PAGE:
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Review on `Shakespeare in Love' - 1998
11 February 2002
Summer 1953: William Shakespeare, well-known playwright, fails the words. In order to earn some money, Shakespeare promises the two competing theatre-owners of London his new script named `Romeo and Ethel, the pirate's daughter'. But, as I already mentioned it, he suffers from the so-called writer's block. This complicated situation makes him visit a psychiatrist. Unfortunately, the psychiatrist's treatment turns out to be a waste of time and money.

As his rival Marlowe gives him some tips for his new script, William feels humiliated. The playwright's inspiration returns, when Lady Viola, beautiful daughter of a prosperous gentleman, takes part in a casting for `Romeo and Ethel, the pirate's daughter'. Dressed like a man, because women were not allowed to act on stage by order of Queen Elizabeth I, Lady Viola impresses Shakespeare so much, that he decides to follow her, as she escapes the theatre and flees from him. Later on, he invites himself to her father's dance in order to find the one, whose voice has turned his head. In the course of time, they come closer to each other and fall in love. Being in love, William dedicates several sonnets to her and gets back his gift to write.

The humorous love story of Shakespeare and Viola changes into a tragedy, just as his script of `Romeo and Ethel, the pirate's daughter', renamed `Romeo and Julia', does. Viola's Father marries her to Lord Wessex, a nobleman who plans to buy land in Virginia to cultivate tobacco. Shakespeare, on the other hand, is married to Anne Hathaway.

As a result, the constellation turns the former love story into a tragedy, between William and Viola as well as between Romeo and Julia. Lady Viola has to leave with Lord Wessex.

The dialogues are easy to understand; still they contain the poetic language of the past. Joseph Fiennes, playing Shakespeare, does not personify a wise man, philosophizing all day in some backroom, not having any social contacts but a genius, whose life is most chaotic, exciting and driven by his passions. Gwyneth Paltrow, playing Lady Viola, does not correspond with prejudices people have towards the aristocracy. She is not stuck-up and spoilt. Lady Viola's most important desire for her future is to become an actress, a wish that was neither common nor allowed during the 16th century, especially as a member of the British upper class. She lets herself being carried away into adventures without having the feeling of leaving the throne.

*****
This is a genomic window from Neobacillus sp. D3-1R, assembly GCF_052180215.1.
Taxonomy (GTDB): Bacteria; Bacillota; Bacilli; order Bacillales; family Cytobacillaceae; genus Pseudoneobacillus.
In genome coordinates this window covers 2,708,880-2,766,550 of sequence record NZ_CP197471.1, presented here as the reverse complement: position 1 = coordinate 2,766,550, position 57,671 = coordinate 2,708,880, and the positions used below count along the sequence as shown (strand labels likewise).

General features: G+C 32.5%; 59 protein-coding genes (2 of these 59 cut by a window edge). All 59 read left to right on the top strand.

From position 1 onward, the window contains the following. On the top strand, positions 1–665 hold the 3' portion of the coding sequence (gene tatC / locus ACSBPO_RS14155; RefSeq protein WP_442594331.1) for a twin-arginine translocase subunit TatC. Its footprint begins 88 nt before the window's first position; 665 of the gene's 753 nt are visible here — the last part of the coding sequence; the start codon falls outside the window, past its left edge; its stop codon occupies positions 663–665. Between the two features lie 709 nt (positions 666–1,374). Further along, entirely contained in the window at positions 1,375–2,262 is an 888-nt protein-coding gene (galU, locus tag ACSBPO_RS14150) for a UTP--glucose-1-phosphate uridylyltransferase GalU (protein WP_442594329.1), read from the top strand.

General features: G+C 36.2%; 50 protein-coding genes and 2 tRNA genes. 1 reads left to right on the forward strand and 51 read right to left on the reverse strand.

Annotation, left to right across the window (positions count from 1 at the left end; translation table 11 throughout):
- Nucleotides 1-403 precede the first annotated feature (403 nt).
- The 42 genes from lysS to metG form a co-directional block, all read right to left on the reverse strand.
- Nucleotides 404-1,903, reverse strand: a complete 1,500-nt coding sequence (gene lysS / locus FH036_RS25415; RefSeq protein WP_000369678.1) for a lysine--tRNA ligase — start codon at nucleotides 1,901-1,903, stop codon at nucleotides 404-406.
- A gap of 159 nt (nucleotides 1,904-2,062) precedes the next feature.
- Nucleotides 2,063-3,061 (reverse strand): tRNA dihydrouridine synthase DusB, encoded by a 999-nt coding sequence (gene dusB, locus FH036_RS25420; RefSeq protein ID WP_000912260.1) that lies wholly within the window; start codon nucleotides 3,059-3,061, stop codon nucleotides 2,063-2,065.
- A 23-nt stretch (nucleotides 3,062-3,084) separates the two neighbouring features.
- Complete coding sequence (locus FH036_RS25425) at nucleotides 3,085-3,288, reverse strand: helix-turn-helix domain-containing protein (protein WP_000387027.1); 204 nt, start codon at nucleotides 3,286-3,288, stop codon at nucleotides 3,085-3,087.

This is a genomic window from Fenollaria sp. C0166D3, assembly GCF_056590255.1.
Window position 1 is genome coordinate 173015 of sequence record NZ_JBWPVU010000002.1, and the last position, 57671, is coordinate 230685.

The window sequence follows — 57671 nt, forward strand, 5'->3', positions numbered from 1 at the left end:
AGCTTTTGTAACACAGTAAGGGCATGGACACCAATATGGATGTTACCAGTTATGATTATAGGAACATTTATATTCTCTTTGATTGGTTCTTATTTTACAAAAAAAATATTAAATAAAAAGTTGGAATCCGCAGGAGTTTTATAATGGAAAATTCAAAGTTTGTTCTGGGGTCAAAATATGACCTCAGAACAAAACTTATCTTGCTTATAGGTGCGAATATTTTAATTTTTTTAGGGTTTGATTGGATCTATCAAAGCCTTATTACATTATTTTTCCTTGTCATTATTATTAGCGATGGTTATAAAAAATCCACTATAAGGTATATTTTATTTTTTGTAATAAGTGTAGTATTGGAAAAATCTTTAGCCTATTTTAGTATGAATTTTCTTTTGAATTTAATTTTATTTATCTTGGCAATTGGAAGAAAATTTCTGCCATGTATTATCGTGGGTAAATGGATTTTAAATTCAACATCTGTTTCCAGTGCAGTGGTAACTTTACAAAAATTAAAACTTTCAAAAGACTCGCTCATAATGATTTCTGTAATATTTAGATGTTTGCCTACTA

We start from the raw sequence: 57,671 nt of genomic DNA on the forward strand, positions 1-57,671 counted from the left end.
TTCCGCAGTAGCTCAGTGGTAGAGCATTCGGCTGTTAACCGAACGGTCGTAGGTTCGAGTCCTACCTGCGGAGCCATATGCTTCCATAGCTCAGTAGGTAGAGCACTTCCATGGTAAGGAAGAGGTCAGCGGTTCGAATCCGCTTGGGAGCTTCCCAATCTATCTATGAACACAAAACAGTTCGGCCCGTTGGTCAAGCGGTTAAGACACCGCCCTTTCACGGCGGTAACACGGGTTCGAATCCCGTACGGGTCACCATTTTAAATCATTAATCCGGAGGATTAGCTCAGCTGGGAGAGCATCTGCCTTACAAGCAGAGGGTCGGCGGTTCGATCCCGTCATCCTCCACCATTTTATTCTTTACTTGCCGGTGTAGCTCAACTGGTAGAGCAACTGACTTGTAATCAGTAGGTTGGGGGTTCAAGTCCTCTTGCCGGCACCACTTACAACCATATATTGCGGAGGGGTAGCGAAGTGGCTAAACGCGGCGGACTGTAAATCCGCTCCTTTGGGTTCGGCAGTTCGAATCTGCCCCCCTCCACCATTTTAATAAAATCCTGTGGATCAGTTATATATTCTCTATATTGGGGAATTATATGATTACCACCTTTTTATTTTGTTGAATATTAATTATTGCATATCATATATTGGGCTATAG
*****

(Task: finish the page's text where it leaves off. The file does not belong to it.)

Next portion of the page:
Considering the throne, Queen Elizabeth I was its holder during Shakespeare's lifetime. Her strong influence on the theatre and in this respect the orders she enacted like the one which forbid women acting, are fantastically realized in `Shakespeare in Love'. Judi Dench expresses the Queen's power in an impressive way, especially by her mimic and movement. Slow but vigorous and sovereign, the Queen behaves and wherever she enters the room, people sag at their knees. For her brilliant acting, Judi Dench achieved the Oscar in the category `Best actress in a supporting role'.

The scenery of the film appears very authentic. Reading books about life in Britain during the 16th century, the directors and producers reproduced a quarter of London quite detailed. The streets are covered with dirt and citizens throw excrements out of their windows. The interior decorations are generally kept rather simple, wooden and robust. Torches light up the dark alleys of old London. `Shakespeare in Love' indicates the comeback of Shakespeare in our society. The opinion about his works as being outdated and incomprehensible has gone. The film, awarded with seven Oscars, has made a story of the 16th century become one of the present. Millions of people have seen the film and made it one of the most successful movies of the year 1998. The idea of making a movie about one of the most important playwrights in history is unprecedented and has revived a yellowed legend. Shakespeare is comprehensible again, for people who read his works just as for those who don't. The love story of the protagonists of `Shakespeare in Love', bound up with the love story of `Romeo and Julia' and its creation, arouse the viewer's interest even more. I most liked the last part of the film, the change between Viola and William, loving each other in a physical way on the one hand, and verbal on stage as Romeo and Julia on the other hand. The energy of love, the beauty of the poetic words are only disturbed by the ending, which is not what people would call a `happy' one. In spite of the romance and final tragedy, the acting is neither kitschy nor very exaggerated.
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